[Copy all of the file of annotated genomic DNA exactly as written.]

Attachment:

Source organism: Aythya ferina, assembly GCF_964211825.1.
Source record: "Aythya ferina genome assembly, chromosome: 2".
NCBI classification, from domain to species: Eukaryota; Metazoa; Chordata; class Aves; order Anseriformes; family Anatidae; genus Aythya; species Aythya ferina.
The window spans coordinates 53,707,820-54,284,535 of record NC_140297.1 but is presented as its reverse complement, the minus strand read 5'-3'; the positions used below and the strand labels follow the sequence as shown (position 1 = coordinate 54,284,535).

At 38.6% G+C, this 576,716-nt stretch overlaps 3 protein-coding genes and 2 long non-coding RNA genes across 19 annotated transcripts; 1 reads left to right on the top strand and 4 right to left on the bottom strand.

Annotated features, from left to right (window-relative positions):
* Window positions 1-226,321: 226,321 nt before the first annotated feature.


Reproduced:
Source organism: Aythya ferina, assembly GCF_964211825.1.
Source record: "Aythya ferina genome assembly, chromosome: 2".
NCBI classification, from domain to species: Eukaryota; Metazoa; Chordata; class Aves; order Anseriformes; family Anatidae; genus Aythya; species Aythya ferina.
The window spans coordinates 53,707,820-54,284,535 of record NC_140297.1 but is presented as its reverse complement, the minus strand read 5'-3'; the positions used below and the strand labels follow the sequence as shown (position 1 = coordinate 54,284,535).

At 38.6% G+C, this 576,716-nt stretch overlaps 3 protein-coding genes and 2 long non-coding RNA genes across 19 annotated transcripts; 1 reads left to right on the top strand and 4 right to left on the bottom strand.

Annotated features, from left to right (window-relative positions):
* Window positions 1-226,321: 226,321 nt before the first annotated feature.